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  4. jhull54

    jhull54 Well-Known Member

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    Great post.

    I think as we age and gain life experience, the teenage wonder at the incredible feeling evoked by rock and roll--it's palpable power to effect strong emotion musically and lyrically--can fade in several ways. However, there are some songs and bands that, when revisited, bring back some of those feelings, although now infused with a definite nostalgia of what once was. Perhaps that is as it's supposed to be.

    I am a few years older than you TMC, but I too was simply blown away by the power of rock and roll--and electric guitar--and how, when coupled with lyrics that addressed subjects I was invested in, or simply shouted out feelings I shared at that time--made me feel less alone, less strange, and less unsure of myself as a person.

    As I have matured, I believe I have become more sure of myself in my own skin, and now try to listen to, and make music that evokes some of the original feeling I experienced, but can apply it within the context of my life now, and "how I turned out". (If that makes sense.) It is not as powerful a feeling as I originally experienced, but it still brings me a great deal of satisfaction.
     
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  5. nomadh

    nomadh Well-Known Member

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    I guess I'm a few years older than you but not much. I also was influenced by much of the same music. I was lucky that my dad got me started so that my favorite band at 5 years old was the 3 guys on the couch (CSN) and then the 8 track with the scary ghosts on it. ( blood sweat and tears ) But there was also ABB, Beatles, Stills, 3 dog night and a hundred others. In some ways no one at age 4 through 20 could have loved music more than me But I also suspect I was an old soul and never took most of the messages seriously. I knew it was incredibly simple minded and to follow much of it would destroy your life and if enough followed it would collapse civilization. I had an uncle that I realized early on took an lsd trip that he never fully returned from. I remember wondering why tax payers were giving him disability money so he could hobo around and give nothing back to society. Then as a teen I started playing guitar and found hendrix and rush and ufo and pat travers. But I remember I would be at a jam sessions and 2 guys would go off, do a bong and come back and completely suck and ruin the jam. I could do the math early on that it wouldn't take many not pulling their weight to attract enough others into collapsing civilization. Living in CA where we have now attracted 1/2 of all the homeless in the US I am no seeing what I was expecting as a teen. So in a way I see Rock as a gateway drug that sucked a lot of people in who weren't able to handle its allure to tank your life. But I still love it and I'm still finding new to bands to enjoy. Anyone here know about temperance movement?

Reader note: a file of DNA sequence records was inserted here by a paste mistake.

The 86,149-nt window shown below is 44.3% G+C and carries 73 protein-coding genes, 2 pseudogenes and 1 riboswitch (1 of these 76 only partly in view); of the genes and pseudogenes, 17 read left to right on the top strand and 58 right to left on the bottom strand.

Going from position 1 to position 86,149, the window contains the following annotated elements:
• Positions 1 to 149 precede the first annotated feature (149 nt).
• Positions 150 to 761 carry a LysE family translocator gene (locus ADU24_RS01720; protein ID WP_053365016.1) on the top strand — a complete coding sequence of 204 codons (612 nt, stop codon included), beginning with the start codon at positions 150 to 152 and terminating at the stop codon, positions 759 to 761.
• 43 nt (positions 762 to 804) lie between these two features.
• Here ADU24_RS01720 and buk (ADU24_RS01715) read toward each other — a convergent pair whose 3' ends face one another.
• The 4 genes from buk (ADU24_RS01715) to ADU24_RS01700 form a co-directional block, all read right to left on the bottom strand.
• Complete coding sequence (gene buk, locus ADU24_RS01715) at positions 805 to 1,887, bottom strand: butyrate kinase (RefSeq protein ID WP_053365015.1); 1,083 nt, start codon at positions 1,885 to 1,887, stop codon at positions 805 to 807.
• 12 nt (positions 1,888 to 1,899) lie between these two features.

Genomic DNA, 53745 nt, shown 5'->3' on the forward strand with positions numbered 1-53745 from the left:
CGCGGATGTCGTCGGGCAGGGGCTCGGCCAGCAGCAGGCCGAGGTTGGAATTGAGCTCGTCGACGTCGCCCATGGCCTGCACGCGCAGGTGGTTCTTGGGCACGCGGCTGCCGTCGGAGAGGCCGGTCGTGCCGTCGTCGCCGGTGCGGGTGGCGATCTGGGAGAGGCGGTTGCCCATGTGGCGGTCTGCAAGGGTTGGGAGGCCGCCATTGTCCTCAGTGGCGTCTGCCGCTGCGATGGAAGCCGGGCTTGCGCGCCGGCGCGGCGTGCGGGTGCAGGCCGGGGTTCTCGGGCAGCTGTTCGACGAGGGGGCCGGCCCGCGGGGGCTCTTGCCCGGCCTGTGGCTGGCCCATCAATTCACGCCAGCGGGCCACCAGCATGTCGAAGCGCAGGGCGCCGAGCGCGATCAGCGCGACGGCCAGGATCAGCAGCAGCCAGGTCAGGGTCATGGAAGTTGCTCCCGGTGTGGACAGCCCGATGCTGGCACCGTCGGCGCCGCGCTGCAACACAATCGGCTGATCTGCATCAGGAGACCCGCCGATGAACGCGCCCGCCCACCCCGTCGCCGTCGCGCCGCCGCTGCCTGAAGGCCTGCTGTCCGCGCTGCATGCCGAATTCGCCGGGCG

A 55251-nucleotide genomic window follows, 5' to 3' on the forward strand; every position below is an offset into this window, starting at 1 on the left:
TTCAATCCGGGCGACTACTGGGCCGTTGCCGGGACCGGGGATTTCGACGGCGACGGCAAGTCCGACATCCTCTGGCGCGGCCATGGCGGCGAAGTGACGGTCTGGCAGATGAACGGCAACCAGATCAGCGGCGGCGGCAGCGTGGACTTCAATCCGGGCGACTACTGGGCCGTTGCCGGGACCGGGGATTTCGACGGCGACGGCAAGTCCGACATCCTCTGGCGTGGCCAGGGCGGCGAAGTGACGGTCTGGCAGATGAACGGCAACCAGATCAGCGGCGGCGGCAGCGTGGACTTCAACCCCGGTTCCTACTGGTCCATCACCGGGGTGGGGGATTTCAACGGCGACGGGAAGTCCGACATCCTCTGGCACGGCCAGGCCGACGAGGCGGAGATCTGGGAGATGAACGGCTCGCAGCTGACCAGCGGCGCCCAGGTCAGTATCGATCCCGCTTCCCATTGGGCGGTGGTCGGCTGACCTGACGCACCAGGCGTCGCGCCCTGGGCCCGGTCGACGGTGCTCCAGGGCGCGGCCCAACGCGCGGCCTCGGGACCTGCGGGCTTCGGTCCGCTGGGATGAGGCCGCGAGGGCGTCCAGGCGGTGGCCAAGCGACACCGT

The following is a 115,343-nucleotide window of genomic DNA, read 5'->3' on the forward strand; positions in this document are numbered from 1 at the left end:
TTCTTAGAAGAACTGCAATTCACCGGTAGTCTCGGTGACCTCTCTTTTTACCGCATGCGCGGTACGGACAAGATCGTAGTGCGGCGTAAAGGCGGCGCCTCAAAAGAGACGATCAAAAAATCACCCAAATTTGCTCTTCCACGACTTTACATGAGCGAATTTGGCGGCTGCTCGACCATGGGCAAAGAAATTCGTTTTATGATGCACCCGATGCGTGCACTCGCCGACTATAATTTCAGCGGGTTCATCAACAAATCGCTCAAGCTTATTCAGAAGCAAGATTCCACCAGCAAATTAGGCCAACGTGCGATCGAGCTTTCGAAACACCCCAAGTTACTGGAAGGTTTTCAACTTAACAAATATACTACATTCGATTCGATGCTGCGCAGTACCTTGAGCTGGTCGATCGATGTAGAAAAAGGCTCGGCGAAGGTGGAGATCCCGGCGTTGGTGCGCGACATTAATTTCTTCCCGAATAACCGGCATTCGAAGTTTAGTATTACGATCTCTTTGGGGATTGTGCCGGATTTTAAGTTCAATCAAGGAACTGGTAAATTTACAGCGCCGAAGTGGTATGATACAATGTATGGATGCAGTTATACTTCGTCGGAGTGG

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  6. Raindog

    Raindog Well-Known Member

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    I will point out a common misconception here. Disability payments is not given money. You earn your disability pay throughout your lifetime and, if you have to collect, it is based on your average wages over the prior five years. It's an insurance policy. No taxpayer money is used, unless the government has illegally "borrowed" from the fund. I worked my ass off for almost 40 years and never collected a cent of disability. When I finally had to collect last year I got so tired of people making it sound like welfare. I felt like shaking them and telling them "It's my money, mother-fucker! It's money that I was forced to pay against just such a contingency." Now I don't know your uncle's story and maybe he started collecting at a young age. But if he collected anything beyond the minimum (which is very low) then it is because he paid in to the fund. Perhaps you are thinking of SSI (not SSDI).

    Stepping off now....

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    Last edited: Feb 13, 2020
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  7. redman

    redman Well-Known Member Supporting Member+